The Review of Education Capital (pdf), led by Sebastian James was originally intended to produce an interim report in September, with a forward plan for the funding period by the end of 2010; that seems an unrealistic timescale, and it has taken much longer – in part to enable some piloting of emerging findings.
Nobody will be surprised by the finding that Building Schools for the Future (BSF) was well intentioned but hopelessly complex and bureaucratic, and therefore wasteful of time and money. What is perhaps more shocking is the report’s consistent theme that, for a long period, capital expenditure on schools has lacked a clear, coherent, objective and evidence-based foundation, with confused accountabilities (especially for maintenance) and little opportunity for learning from experience. The review identifies a number of areas in which a simpler, more coherent approach, with a rigorous focus on value for money, could lead to significant gains whilst improving the quality of the end product (the consensus estimate from the workshops is that a cost saving of 30% could be achieved).
However, Mr James is surely right to suggest that some of the review’s recommendations will require ‘significant further discussion’. Its emphasis on fitness for purpose of school buildings has been welcomed, but the greater use of standardised designs has provoked warnings of ‘identikit’ schools, and resulting limitations on developing buildings for shared use. And fears have been expressed that Ministers will continue to direct disproportionate funds towards their favoured projects (such as Free Schools) with resulting inefficiencies and piecemeal development. But the main concern is likely to arise from the changes in roles and relationships brought about by the core proposals: for a new ‘Central Body’ (in effect, a significantly beefed-up Partnership for Schools) through which the DfE would deliver not funding, but the buildings to meet locally agreed needs; for a new local process, involving all ‘Responsible Bodies’ in agreeing a local investment plan of priorities for major projects and maintenance against the notional local budget; and for the aggregation of devolved capital to Responsible Bodies, for distribution to their individual institutions.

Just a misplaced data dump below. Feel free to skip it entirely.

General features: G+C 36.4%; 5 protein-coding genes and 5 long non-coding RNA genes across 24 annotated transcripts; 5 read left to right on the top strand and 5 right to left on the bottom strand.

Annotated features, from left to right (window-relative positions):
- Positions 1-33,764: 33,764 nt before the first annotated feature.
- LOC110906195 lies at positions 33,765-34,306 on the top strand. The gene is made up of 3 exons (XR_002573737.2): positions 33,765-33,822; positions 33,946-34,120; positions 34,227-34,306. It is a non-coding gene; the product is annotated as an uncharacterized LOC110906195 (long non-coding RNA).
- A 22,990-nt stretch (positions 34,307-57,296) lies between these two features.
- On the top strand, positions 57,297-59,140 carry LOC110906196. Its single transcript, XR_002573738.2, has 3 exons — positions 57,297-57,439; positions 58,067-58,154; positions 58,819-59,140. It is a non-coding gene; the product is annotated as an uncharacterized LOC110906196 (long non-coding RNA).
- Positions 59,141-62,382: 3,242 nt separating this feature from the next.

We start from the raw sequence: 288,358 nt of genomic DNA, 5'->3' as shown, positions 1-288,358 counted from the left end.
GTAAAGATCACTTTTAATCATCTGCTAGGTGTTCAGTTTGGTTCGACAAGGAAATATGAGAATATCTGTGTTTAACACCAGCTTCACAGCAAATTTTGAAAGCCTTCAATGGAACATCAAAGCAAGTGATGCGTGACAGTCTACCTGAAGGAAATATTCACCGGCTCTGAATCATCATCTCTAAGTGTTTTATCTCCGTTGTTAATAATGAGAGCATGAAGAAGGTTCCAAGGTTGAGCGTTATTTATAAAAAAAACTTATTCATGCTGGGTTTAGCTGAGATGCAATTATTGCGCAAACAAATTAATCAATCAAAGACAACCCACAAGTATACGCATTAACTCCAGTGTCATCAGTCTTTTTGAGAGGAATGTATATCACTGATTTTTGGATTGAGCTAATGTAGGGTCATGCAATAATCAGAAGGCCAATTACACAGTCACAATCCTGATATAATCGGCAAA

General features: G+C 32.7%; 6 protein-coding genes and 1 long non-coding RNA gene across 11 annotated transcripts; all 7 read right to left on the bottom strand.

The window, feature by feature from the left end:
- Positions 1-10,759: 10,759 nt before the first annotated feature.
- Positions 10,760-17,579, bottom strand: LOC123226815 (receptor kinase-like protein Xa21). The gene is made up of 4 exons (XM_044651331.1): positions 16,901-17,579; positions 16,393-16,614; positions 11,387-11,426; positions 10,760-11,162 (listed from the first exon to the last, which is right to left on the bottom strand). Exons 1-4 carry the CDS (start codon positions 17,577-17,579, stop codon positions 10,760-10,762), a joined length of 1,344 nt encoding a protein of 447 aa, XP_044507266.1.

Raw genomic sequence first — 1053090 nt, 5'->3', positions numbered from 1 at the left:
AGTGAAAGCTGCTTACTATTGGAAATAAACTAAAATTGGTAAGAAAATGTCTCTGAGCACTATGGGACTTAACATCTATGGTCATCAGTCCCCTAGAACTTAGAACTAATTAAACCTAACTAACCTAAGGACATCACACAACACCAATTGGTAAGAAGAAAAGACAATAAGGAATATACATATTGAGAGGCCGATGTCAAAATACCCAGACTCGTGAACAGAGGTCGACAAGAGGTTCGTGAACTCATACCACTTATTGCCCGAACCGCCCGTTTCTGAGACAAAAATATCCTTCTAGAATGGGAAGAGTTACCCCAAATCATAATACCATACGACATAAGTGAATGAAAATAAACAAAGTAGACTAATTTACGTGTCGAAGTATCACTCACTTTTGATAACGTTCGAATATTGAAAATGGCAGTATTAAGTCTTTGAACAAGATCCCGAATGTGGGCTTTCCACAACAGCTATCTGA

The report’s analysis of the present system’s failings makes a strong case for change but, when all the talk is of localism and school autonomy, many (possibly including the Secretary of State) will take some convincing that the solution proposed is not an unduly centralising measure. The challenge lies in finding a balance, and a structure, that will deliver the benefits identified by the review whilst enabling an appropriate level of local involvement.
This post is based on a LGiU members briefing written by Martin Rogers. Briefings are accessible to all officers and elected members of our member authorities. For more information on joining the Local Government Information Unit please follow this link